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Wednesday, Apr. 23, 2014 — RUSSELL SPRINGS & JAMESTOWN, KENTUCKY — russellcounty.net
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Winfred Frye leaves a legacy of music
In Oct. 9 Issue
Russell County News

Winfred C. Frye, a well-known local bluegrass musician, music instructor, and a retired Pulaski County School bus driver of 32 years, passed away Friday, Sept. 10, 2010, at the Lake Cumberland Regional Hospital, at the age of 78.

He was born in Vinnie, Ky. and became interested in playing the banjo at an early age.  Times were hard growing up, so family entertainment depended on school and church socials, and porch "pickins."

His first banjo was an open back, cat-gut banjo the family has as a reminder of his humble beginnings.

"Papa made his own banjo to learn how to play banjo as a young boy," said grandson Kyle Perkins.

Uncle Dave Macon was instrumental in Winfred's decision to play banjo in the early days.

He loved listening to the Grand Ole Opry on the WSM radio station in Nashville, TN.

As he progressed at mastering the banjo, he became rooted in the Earl Scruggs style of playing.

In later years, J.D. Crowe helped to inspire Winfred with his syncopation and timing in the bluegrass songs of the '70's.

He soon learned the claw-hammer style of "pickin'" and advanced to the next level.  Most banjo players used the three finger style, but Winfred developed a style of his own, using only the thumb and second finger to attain the same sound.  

Musicians were astonished at his method and many failed to reproduce his sound.  He was constantly experimenting with different licks and techniques.

Winfred was also a master of the other stringed instruments, and taught his three children to play, as well as his only grandson, Kyle Perkins.

Kyle's inherited musical ability paved the way for him to become a member of several well known professional bluegrass bands.

"Anytime I wanted to learn how to play a song," Perkins said.

"I could go to him and he'd show it to me. He was about like a computer when it came to music."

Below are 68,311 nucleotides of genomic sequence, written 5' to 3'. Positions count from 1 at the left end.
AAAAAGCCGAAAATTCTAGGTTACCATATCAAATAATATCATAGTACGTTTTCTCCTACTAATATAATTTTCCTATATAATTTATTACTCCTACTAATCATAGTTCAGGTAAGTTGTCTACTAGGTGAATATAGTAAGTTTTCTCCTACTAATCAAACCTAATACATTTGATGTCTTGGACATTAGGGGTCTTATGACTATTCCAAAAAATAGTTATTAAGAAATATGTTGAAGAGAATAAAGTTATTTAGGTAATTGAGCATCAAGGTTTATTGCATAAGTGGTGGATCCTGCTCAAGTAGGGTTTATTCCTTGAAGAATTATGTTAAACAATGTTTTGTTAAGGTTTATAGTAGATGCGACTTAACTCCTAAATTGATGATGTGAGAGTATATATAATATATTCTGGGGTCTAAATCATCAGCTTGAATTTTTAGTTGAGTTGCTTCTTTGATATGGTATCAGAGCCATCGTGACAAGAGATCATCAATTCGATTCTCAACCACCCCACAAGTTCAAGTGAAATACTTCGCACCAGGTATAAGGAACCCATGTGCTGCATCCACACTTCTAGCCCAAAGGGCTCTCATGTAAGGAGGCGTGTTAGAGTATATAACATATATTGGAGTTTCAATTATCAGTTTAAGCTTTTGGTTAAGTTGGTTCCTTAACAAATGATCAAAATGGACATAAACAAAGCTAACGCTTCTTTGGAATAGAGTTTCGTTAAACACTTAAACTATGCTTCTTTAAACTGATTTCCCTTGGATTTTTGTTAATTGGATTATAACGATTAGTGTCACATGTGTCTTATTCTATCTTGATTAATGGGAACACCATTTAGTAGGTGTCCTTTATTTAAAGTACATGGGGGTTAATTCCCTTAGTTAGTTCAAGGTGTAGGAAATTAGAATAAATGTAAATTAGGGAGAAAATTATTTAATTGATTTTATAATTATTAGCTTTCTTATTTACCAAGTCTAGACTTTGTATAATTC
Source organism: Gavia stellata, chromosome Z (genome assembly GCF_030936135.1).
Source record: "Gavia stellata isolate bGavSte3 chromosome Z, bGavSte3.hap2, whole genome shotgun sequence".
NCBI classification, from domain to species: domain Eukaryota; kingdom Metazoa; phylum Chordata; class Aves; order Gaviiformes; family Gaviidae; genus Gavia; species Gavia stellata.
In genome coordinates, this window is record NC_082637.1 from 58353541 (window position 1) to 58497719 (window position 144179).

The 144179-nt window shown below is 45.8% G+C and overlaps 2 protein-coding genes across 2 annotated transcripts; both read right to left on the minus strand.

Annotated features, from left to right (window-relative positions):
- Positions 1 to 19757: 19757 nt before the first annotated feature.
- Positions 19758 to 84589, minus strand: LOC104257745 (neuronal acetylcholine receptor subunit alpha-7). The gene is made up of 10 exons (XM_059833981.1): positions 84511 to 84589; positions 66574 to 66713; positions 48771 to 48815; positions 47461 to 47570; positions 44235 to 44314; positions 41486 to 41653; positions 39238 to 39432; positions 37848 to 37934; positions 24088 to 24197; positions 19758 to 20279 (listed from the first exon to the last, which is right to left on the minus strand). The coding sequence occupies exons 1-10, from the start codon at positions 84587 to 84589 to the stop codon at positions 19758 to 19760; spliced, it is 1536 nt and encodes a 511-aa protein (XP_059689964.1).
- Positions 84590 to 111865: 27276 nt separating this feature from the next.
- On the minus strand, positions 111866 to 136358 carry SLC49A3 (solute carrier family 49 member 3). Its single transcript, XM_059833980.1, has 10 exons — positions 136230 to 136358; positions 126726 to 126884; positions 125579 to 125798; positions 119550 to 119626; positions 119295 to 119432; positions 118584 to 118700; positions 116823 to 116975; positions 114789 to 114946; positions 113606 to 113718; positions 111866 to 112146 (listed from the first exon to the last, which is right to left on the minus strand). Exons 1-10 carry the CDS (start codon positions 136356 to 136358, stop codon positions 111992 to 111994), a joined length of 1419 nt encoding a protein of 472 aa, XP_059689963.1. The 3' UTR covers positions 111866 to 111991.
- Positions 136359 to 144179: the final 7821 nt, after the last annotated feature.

"He could just listen to a song one time and play it. He could play any stringed instrument and was self taught on all of them."

Winfred had the opportunity to travel on the road with various groups, but chose to stay near his family.

Although he never graced the Grand Ole Opry stage, he was able to "live the dream" through his grandson, Kyle, getting to see him perform numerous times on the Grand Ole Opry and at the Ryman Auditorium.

"I knew he would've liked to have been up there himself but he was glad to see me up there on stage at the Opry," said Perkins.

Frye was known to his many friends as "Pick" a nickname he picked up along the way and used as his CB radio handle.

His musical talent is well known throughout surrounding counties and states, playing at school and church functions, bluegrass festivals, and social gatherings.

Groups that he performed with through the years include the KY Gentlemen, Cumberland Grass, Melody Trio, Cumberland Valley Quartet, Bluegrass Survivors, Larry Beasley and Friends, Lonesome Hollow, Harold Austin and First National Grass, Oak Hill Grass, and Finis Beasley and Lake Cumberland Barn Dance.

In his later years, he gave music lessons in his home and at local music stores.

He continued to perform bluegrass music for 15 years at the South Fork Railroad Depot in Stearns, entertaining people prior to their departure on the train.

Winfred's love and dedication to keep bluegrass music alive was a prevailing part of his life and his legacy.

He was always ready to pick and sing, whether leading his own group, as a guest with others, or jamming at his home with family.

"Every time I visited his house, we'd play music for an hour or two," said Perkins. "We visited at least 3 times a week."

Many times, the jam sessions became friendly competitions to see who knew the most songs or to try and find a song that the other didn't know.

Frye used the time to hone his grandson's ability to join in and play any song in the bluegrass tradition of improvisation.

"He'd play something to see if I could follow him or if I'd ever heard it and of course, I'd do the same thing with him with newer songs," Perkins said.

Kyle, made a shadow box in memory of his Papa including cherished items such as his Big South Fork Scenic Railroad name tags, banjo picks, his Pulaski County bus driver key ring, his monogrammed belt buckle, and coins he always carried in his pocket with the faces nearly worn off.

Frye was honored throughout his life for his service to his community.

Being commissioned a Kentucky Colonel was an honor he richly cherished along with receiving the 2009 Pulaski County School System's Volunteer of the Year Award.

Lake Cumberland Bluegrass Festival was the last festival he attended and he saw both his son Randy Frye and his grandson Kyle perform with bands at the festival. He stayed for the last show of the night even though he didn't feel well. Though his life was shortened by health problems, his love of bluegrass music will continue to live on and to remind us of our family roots and traditions.

He leaves a lasting legacy to the numerous lives he touched with his musical talent.

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The Times Journal is a weekly newspaper issued on Thursdays. It was first published on October 13, 1949, by Andrew J. and Terry Norfleet.
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P.O. Box 190
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Russell County News is a weekly newspaper issued on Saturdays, and is mailed free to every address in Russell County, Ky. It was first published on February 1, 1913.
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